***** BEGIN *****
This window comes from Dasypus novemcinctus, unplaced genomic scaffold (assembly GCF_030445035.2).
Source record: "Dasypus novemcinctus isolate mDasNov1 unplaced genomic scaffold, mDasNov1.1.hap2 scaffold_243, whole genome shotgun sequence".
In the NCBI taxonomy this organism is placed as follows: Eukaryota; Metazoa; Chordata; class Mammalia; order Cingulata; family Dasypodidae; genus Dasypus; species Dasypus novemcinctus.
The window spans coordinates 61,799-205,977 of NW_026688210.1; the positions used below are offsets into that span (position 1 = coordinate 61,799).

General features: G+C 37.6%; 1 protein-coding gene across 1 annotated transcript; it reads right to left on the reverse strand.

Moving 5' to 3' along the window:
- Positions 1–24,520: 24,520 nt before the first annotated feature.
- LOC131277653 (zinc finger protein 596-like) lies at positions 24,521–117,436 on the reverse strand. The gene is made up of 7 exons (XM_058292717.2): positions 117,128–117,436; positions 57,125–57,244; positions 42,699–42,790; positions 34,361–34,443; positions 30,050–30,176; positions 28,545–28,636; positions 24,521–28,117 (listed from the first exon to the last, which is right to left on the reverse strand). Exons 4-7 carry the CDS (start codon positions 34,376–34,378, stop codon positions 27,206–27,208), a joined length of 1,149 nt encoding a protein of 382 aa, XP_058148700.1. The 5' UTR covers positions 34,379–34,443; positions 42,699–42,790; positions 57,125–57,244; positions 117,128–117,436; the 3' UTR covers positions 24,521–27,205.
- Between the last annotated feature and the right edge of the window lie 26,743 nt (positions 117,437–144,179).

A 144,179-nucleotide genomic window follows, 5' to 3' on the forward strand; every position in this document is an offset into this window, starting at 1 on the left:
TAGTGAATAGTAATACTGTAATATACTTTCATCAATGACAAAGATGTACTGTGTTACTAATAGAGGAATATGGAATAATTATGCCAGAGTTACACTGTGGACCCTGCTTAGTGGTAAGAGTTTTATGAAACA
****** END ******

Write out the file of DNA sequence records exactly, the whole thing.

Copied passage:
This window comes from Dasypus novemcinctus, unplaced genomic scaffold (assembly GCF_030445035.2).
Source record: "Dasypus novemcinctus isolate mDasNov1 unplaced genomic scaffold, mDasNov1.1.hap2 scaffold_243, whole genome shotgun sequence".
In the NCBI taxonomy this organism is placed as follows: Eukaryota; Metazoa; Chordata; class Mammalia; order Cingulata; family Dasypodidae; genus Dasypus; species Dasypus novemcinctus.
The window spans coordinates 61,799-205,977 of NW_026688210.1; the positions used below are offsets into that span (position 1 = coordinate 61,799).

General features: G+C 37.6%; 1 protein-coding gene across 1 annotated transcript; it reads right to left on the reverse strand.

Moving 5' to 3' along the window:
- Positions 1–24,520: 24,520 nt before the first annotated feature.
- LOC131277653 (zinc finger protein 596-like) lies at positions 24,521–117,436 on the reverse strand. The gene is made up of 7 exons (XM_058292717.2): positions 117,128–117,436; positions 57,125–57,244; positions 42,699–42,790; positions 34,361–34,443; positions 30,050–30,176; positions 28,545–28,636; positions 24,521–28,117 (listed from the first exon to the last, which is right to left on the reverse strand). Exons 4-7 carry the CDS (start codon positions 34,376–34,378, stop codon positions 27,206–27,208), a joined length of 1,149 nt encoding a protein of 382 aa, XP_058148700.1. The 5' UTR covers positions 34,379–34,443; positions 42,699–42,790; positions 57,125–57,244; positions 117,128–117,436; the 3' UTR covers positions 24,521–27,205.
- Between the last annotated feature and the right edge of the window lie 26,743 nt (positions 117,437–144,179).

A 144,179-nucleotide genomic window follows, 5' to 3' on the forward strand; every position in this document is an offset into this window, starting at 1 on the left:
TAGTGAATAGTAATACTGTAATATACTTTCATCAATGACAAAGATGTACTGTGTTACTAATAGAGGAATATGGAATAATTATGCCAGAGTTACACTGTGGACCCTGCTTAGTGGTAAGAGTTTTATGAAACA